This section is from the book "Stories From The Thousand And One Nights", by Edward William Lane and Stanley Lanepoole. Also available from Amazon: Stories From Thousand And One Nights: The Arabian Nights' Entertainments.
She replied, I hear and obey;-and immediately arose, and went out from the kubbeh to the palace, and, taking a cup, filled it with water, and pronounced certain words over it, upon which it began to boil like a cauldron. She then sprinkled some of it upon her cousin, saying, By virtue of what I have uttered, be changed from thy present state to that in which thou wast at first!-and instantly he shook, and stood upon his feet, rejoicing in his liberation, and exclaimed, I testify that there is no deity but God, and that Mohammad is God's Apostle; God bless and save him! She then said to him, Depart, and return not hither, or I will kill thee:-and she cried out in his face: so he departed from before her, and she returned to the kubbeh, and said, O my master, come forth to me that I may behold thee. He replied, with a weak voice, What hast thou done ? Thou hast relieved me from the branch, but hast not relieved me from the root.-O my beloved, she said, and what is the root ? He answered, The people of this city, and of the four islands: every night, at the middle hour, the fish raise their heads, and imprecate vengeance upon me and upon thee; and this is the cause that preventeth the return of vigour to my body; therefore, liberate them, and come, and take my hand, and raise me; for vigour hath already in part returned to me.
On hearing these words of the King, whom she imagined to be the slave, she said to him with joy, O my master, on my head and my eye! In the name of Allah!-and she sprang up, full of happiness, and hastened to the lake, where, taking a little of its water, she pronounced over it some unintelligible words, whereupon the fish became agitated, and raised their heads, and immediately became converted into men as before. Thus was the enchantment removed from the inhabitants of the city, and the city became repeopled, and the market-streets re-erected, and every one returned to his occupation: the mountains also became changed into islands as they were at the first The enchantress then returned immediately to the King, whom she still imagined to be the slave, and said to him, O my beloved, stretch forth thy honoured hand, that I may kiss it.-Approach me, said the King in a low voice. So she drew near to him; and he, having his keen-edged sword ready in his hand, thrust it into her bosom, and the point protruded from her back: he then struck her again, and clove her in twain, and went forth.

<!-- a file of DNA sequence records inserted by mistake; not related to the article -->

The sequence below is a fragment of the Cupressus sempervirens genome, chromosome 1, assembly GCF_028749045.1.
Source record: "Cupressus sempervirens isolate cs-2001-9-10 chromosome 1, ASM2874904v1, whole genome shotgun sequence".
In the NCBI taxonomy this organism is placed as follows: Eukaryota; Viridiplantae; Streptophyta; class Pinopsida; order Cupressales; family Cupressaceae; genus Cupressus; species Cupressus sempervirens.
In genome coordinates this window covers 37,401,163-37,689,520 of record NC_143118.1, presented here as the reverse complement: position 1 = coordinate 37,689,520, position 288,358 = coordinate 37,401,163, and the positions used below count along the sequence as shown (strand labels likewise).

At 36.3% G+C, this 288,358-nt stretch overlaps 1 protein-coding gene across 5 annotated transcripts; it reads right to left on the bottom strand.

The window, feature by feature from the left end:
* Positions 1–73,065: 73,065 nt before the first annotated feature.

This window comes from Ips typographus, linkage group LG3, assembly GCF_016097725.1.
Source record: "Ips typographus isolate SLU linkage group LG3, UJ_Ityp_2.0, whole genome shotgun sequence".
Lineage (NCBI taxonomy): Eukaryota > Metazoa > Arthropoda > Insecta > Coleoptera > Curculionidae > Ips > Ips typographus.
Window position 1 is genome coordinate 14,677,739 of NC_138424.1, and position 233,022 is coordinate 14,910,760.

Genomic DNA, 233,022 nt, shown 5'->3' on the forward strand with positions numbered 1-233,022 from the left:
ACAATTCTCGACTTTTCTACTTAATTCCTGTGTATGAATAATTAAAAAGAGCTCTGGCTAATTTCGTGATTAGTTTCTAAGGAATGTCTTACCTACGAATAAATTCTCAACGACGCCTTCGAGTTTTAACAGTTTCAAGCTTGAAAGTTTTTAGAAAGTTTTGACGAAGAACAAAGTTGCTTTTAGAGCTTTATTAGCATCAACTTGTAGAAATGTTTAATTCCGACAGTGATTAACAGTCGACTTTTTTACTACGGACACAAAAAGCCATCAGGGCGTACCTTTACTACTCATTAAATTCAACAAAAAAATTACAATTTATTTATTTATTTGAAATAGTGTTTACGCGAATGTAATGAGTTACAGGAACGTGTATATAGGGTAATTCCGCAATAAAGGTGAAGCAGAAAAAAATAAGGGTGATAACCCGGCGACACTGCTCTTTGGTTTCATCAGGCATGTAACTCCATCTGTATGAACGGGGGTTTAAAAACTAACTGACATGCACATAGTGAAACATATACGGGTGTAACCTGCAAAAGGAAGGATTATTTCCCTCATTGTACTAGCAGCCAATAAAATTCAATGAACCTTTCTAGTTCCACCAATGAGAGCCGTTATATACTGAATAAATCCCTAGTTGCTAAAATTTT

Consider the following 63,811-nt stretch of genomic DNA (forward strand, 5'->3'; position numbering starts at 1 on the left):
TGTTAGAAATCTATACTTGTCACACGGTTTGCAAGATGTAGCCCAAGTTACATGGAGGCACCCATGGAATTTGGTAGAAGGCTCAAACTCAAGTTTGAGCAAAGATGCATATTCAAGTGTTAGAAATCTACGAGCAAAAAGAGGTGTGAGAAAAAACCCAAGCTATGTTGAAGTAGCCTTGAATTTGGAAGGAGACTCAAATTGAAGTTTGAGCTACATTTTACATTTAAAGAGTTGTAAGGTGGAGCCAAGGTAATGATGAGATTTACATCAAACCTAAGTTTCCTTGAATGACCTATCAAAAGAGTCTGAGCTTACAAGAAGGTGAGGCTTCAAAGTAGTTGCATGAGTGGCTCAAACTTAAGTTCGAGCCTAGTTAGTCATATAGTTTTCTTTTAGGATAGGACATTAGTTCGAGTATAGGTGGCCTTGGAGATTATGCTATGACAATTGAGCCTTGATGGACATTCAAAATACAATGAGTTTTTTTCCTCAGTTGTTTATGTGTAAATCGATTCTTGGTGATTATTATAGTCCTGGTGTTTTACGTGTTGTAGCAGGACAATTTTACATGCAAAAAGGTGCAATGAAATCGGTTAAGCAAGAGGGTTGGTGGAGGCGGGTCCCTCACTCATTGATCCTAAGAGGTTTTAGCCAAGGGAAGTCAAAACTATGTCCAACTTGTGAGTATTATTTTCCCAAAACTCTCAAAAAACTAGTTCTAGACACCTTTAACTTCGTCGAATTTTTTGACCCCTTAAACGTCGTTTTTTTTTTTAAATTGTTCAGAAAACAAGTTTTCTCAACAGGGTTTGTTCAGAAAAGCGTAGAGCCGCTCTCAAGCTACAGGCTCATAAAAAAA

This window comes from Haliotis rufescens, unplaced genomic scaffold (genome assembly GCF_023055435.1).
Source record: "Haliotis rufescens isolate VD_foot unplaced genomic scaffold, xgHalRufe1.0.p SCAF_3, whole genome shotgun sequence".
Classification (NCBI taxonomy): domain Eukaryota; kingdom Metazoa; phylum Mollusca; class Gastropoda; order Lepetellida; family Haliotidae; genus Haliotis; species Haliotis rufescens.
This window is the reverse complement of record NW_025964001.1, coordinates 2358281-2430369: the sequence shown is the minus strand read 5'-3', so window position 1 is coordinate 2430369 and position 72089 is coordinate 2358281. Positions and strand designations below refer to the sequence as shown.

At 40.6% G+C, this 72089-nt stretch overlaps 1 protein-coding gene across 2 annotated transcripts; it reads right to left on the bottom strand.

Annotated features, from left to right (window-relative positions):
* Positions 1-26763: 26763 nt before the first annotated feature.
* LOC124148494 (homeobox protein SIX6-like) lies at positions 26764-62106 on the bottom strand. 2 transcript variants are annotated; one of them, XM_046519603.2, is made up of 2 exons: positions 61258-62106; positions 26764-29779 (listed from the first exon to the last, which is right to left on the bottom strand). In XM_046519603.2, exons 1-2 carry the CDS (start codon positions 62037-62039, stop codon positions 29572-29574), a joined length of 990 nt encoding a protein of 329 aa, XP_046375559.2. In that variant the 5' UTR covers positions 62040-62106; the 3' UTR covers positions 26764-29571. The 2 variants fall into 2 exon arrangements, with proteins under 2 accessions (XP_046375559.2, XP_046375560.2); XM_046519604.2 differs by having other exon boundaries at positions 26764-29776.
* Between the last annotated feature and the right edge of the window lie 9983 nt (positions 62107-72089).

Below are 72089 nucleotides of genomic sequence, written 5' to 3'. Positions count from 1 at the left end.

He found the young man who had been enchanted waiting his return, and congratulated him on his safety; and the young prince kissed his hand, and thanked him. The King then said to him, Wilt thou remain in thy city, or come with me to my capital ?-O King o f the age, said the young man, dost thou know the distance that is between thee and thy city? The King answered, Two days and a half.-O King, replied the young man, if thou hast been asleep, awake: between thee and thy city is a distance of a year's journey to him who travelleth with diligence; and thou earnest in two days and a half only because the city was enchanted: but, O King, I will never quit thee for the twinkling of an eye.
The King rejoiced at his words, and said, Praise be to God, who hath in his beneficence given thee to me: thou art my son; for during my whole life, I have never been blest with a son:-and they embraced each other, and rejoiced exceedingly. They then went together into the palace, where the King who had been enchanted informed the officers of his court that he was about to perform the holy pilgrimage: so they prepared for him everything that he required; and he departed with the Sultan; his heart burning with reflections upon his city, because he had been deprived of the sight of it for the space of a year.
He set forth, accompanied by fifty memluks, and provided with presents, and they continued their journey night and day for a whole year, after which they drew near to the city of the Sultan, and the Wezir and the troops, who had lost all hope of his return, came forth to meet him. The troops, approaching him, kissed the ground before him, and congratulated him on his safe return; and he entered the city, and sat upon the throne. He then acquainted the Wezir with all that had happened to the young King; on hearing which, the Wezir congratulated the latter, also, on his safety; and when all things were restored to order, the Sultan bestowed presents upon a number of his subjects, and said to the Wezir, Bring to me the fisherman who presented to me the fish. So he sent to this fisherman, who had been the cause of the restoration of the inhabitants of the enchanted city, and brought him; and the King invested him with a dress of honour, and inquired of him respecting his circumstances, and whether he had any children. The fisherman informed him that he had a son and two daughters; and the King, on hearing this, took as his wife one of the daughters, and the young prince married the other. The King also conferred upon the son the office of treasurer. He then sent the Wezir to the city of the young prince, the capital of the Black Islands, and invested him with its sovereignty, despatching with him the fifty memluks who had accompanied him thence, with numerous robes of honour to all the Emirs; and the Wezir kissed his hands, and set forth on his journey; while the Sultan and the young prince remained. And as to the fisherman, he became the wealthiest of the people of his age; and his daughters continued to be the wives of the Kings until they died.
But this (added Shahrazad) is not more wonderful than what happened to the porter.